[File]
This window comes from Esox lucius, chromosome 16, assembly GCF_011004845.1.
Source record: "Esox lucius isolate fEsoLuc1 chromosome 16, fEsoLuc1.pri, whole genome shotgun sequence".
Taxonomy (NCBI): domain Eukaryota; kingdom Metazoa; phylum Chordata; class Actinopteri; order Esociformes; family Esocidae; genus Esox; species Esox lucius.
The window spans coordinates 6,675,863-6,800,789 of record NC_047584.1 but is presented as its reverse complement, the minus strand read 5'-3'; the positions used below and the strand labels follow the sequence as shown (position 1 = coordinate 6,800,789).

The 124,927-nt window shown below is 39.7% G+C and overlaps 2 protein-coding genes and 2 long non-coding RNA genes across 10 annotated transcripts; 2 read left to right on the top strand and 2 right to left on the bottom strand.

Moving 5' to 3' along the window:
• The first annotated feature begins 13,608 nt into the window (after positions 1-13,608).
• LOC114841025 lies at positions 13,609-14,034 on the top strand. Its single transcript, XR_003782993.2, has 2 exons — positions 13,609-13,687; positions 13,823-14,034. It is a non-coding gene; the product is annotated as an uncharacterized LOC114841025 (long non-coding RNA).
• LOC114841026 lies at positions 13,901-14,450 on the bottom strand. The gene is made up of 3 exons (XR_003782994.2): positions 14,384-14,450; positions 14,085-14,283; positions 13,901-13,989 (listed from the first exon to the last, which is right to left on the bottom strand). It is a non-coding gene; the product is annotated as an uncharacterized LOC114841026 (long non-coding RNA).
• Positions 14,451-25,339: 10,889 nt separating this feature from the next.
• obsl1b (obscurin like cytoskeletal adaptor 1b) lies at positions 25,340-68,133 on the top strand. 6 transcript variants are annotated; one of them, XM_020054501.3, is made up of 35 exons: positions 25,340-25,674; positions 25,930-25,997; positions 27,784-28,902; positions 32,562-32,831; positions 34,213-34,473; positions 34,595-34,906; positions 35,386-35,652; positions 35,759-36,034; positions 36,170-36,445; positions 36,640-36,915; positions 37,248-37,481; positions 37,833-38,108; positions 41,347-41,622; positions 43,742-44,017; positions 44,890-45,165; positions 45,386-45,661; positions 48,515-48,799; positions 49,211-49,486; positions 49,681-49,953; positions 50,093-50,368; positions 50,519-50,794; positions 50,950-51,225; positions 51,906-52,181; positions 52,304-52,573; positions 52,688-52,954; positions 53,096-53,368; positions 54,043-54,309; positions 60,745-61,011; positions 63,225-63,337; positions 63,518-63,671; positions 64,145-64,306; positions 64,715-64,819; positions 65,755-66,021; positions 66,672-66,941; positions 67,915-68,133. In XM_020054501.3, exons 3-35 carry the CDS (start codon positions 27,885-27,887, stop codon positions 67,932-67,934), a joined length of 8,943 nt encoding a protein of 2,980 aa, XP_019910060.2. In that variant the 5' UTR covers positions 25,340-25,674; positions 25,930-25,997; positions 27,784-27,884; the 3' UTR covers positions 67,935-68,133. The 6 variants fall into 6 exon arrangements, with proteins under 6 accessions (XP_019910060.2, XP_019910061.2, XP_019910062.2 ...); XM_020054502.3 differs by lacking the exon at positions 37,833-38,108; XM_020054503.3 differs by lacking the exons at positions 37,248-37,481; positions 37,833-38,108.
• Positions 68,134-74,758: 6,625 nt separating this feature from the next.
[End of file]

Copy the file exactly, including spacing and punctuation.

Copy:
This window comes from Esox lucius, chromosome 16, assembly GCF_011004845.1.
Source record: "Esox lucius isolate fEsoLuc1 chromosome 16, fEsoLuc1.pri, whole genome shotgun sequence".
Taxonomy (NCBI): domain Eukaryota; kingdom Metazoa; phylum Chordata; class Actinopteri; order Esociformes; family Esocidae; genus Esox; species Esox lucius.
The window spans coordinates 6,675,863-6,800,789 of record NC_047584.1 but is presented as its reverse complement, the minus strand read 5'-3'; the positions used below and the strand labels follow the sequence as shown (position 1 = coordinate 6,800,789).

The 124,927-nt window shown below is 39.7% G+C and overlaps 2 protein-coding genes and 2 long non-coding RNA genes across 10 annotated transcripts; 2 read left to right on the top strand and 2 right to left on the bottom strand.

Moving 5' to 3' along the window:
• The first annotated feature begins 13,608 nt into the window (after positions 1-13,608).
• LOC114841025 lies at positions 13,609-14,034 on the top strand. Its single transcript, XR_003782993.2, has 2 exons — positions 13,609-13,687; positions 13,823-14,034. It is a non-coding gene; the product is annotated as an uncharacterized LOC114841025 (long non-coding RNA).
• LOC114841026 lies at positions 13,901-14,450 on the bottom strand. The gene is made up of 3 exons (XR_003782994.2): positions 14,384-14,450; positions 14,085-14,283; positions 13,901-13,989 (listed from the first exon to the last, which is right to left on the bottom strand). It is a non-coding gene; the product is annotated as an uncharacterized LOC114841026 (long non-coding RNA).
• Positions 14,451-25,339: 10,889 nt separating this feature from the next.
• obsl1b (obscurin like cytoskeletal adaptor 1b) lies at positions 25,340-68,133 on the top strand. 6 transcript variants are annotated; one of them, XM_020054501.3, is made up of 35 exons: positions 25,340-25,674; positions 25,930-25,997; positions 27,784-28,902; positions 32,562-32,831; positions 34,213-34,473; positions 34,595-34,906; positions 35,386-35,652; positions 35,759-36,034; positions 36,170-36,445; positions 36,640-36,915; positions 37,248-37,481; positions 37,833-38,108; positions 41,347-41,622; positions 43,742-44,017; positions 44,890-45,165; positions 45,386-45,661; positions 48,515-48,799; positions 49,211-49,486; positions 49,681-49,953; positions 50,093-50,368; positions 50,519-50,794; positions 50,950-51,225; positions 51,906-52,181; positions 52,304-52,573; positions 52,688-52,954; positions 53,096-53,368; positions 54,043-54,309; positions 60,745-61,011; positions 63,225-63,337; positions 63,518-63,671; positions 64,145-64,306; positions 64,715-64,819; positions 65,755-66,021; positions 66,672-66,941; positions 67,915-68,133. In XM_020054501.3, exons 3-35 carry the CDS (start codon positions 27,885-27,887, stop codon positions 67,932-67,934), a joined length of 8,943 nt encoding a protein of 2,980 aa, XP_019910060.2. In that variant the 5' UTR covers positions 25,340-25,674; positions 25,930-25,997; positions 27,784-27,884; the 3' UTR covers positions 67,935-68,133. The 6 variants fall into 6 exon arrangements, with proteins under 6 accessions (XP_019910060.2, XP_019910061.2, XP_019910062.2 ...); XM_020054502.3 differs by lacking the exon at positions 37,833-38,108; XM_020054503.3 differs by lacking the exons at positions 37,248-37,481; positions 37,833-38,108.
• Positions 68,134-74,758: 6,625 nt separating this feature from the next.